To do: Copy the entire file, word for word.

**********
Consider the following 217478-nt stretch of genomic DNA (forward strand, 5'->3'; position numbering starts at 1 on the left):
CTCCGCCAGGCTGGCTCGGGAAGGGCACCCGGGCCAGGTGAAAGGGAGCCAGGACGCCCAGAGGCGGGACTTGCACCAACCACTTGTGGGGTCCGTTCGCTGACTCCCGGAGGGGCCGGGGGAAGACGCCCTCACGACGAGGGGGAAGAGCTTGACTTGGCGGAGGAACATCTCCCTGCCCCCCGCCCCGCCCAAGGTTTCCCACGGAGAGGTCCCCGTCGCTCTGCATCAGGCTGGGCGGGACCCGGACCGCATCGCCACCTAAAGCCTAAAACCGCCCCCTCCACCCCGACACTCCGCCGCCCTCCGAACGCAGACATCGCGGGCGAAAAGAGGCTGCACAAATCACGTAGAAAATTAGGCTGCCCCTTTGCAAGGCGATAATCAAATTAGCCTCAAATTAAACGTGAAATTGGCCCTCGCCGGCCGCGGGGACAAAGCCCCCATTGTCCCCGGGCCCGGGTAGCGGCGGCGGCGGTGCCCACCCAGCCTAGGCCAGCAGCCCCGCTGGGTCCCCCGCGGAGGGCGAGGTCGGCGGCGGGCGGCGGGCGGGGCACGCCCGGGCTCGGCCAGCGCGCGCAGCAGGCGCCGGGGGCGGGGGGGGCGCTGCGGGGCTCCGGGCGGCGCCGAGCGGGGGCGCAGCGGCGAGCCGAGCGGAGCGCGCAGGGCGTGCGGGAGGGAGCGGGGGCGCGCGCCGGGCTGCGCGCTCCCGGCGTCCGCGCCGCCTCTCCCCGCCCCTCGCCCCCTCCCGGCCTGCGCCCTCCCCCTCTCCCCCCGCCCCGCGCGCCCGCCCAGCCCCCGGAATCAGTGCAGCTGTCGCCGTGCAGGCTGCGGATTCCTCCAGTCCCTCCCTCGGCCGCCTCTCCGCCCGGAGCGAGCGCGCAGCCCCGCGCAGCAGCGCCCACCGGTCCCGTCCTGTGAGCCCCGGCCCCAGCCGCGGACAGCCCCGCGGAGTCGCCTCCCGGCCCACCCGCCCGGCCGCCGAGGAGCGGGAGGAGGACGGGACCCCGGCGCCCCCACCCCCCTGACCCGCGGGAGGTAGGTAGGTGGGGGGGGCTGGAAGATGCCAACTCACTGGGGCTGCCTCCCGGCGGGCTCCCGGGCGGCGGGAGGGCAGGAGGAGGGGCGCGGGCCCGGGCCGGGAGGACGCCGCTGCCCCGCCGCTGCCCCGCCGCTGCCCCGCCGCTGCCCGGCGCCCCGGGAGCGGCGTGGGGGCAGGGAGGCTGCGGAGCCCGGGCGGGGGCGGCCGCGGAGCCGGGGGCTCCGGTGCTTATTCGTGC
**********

Consider the following 217478-nt stretch of genomic DNA (forward strand, 5'->3'; position numbering starts at 1 on the left):
CTCCGCCAGGCTGGCTCGGGAAGGGCACCCGGGCCAGGTGAAAGGGAGCCAGGACGCCCAGAGGCGGGACTTGCACCAACCACTTGTGGGGTCCGTTCGCTGACTCCCGGAGGGGCCGGGGGAAGACGCCCTCACGACGAGGGGGAAGAGCTTGACTTGGCGGAGGAACATCTCCCTGCCCCCCGCCCCGCCCAAGGTTTCCCACGGAGAGGTCCCCGTCGCTCTGCATCAGGCTGGGCGGGACCCGGACCGCATCGCCACCTAAAGCCTAAAACCGCCCCCTCCACCCCGACACTCCGCCGCCCTCCGAACGCAGACATCGCGGGCGAAAAGAGGCTGCACAAATCACGTAGAAAATTAGGCTGCCCCTTTGCAAGGCGATAATCAAATTAGCCTCAAATTAAACGTGAAATTGGCCCTCGCCGGCCGCGGGGACAAAGCCCCCATTGTCCCCGGGCCCGGGTAGCGGCGGCGGCGGTGCCCACCCAGCCTAGGCCAGCAGCCCCGCTGGGTCCCCCGCGGAGGGCGAGGTCGGCGGCGGGCGGCGGGCGGGGCACGCCCGGGCTCGGCCAGCGCGCGCAGCAGGCGCCGGGGGCGGGGGGGGCGCTGCGGGGCTCCGGGCGGCGCCGAGCGGGGGCGCAGCGGCGAGCCGAGCGGAGCGCGCAGGGCGTGCGGGAGGGAGCGGGGGCGCGCGCCGGGCTGCGCGCTCCCGGCGTCCGCGCCGCCTCTCCCCGCCCCTCGCCCCCTCCCGGCCTGCGCCCTCCCCCTCTCCCCCCGCCCCGCGCGCCCGCCCAGCCCCCGGAATCAGTGCAGCTGTCGCCGTGCAGGCTGCGGATTCCTCCAGTCCCTCCCTCGGCCGCCTCTCCGCCCGGAGCGAGCGCGCAGCCCCGCGCAGCAGCGCCCACCGGTCCCGTCCTGTGAGCCCCGGCCCCAGCCGCGGACAGCCCCGCGGAGTCGCCTCCCGGCCCACCCGCCCGGCCGCCGAGGAGCGGGAGGAGGACGGGACCCCGGCGCCCCCACCCCCCTGACCCGCGGGAGGTAGGTAGGTGGGGGGGGCTGGAAGATGCCAACTCACTGGGGCTGCCTCCCGGCGGGCTCCCGGGCGGCGGGAGGGCAGGAGGAGGGGCGCGGGCCCGGGCCGGGAGGACGCCGCTGCCCCGCCGCTGCCCCGCCGCTGCCCCGCCGCTGCCCGGCGCCCCGGGAGCGGCGTGGGGGCAGGGAGGCTGCGGAGCCCGGGCGGGGGCGGCCGCGGAGCCGGGGGCTCCGGTGCTTATTCGTGC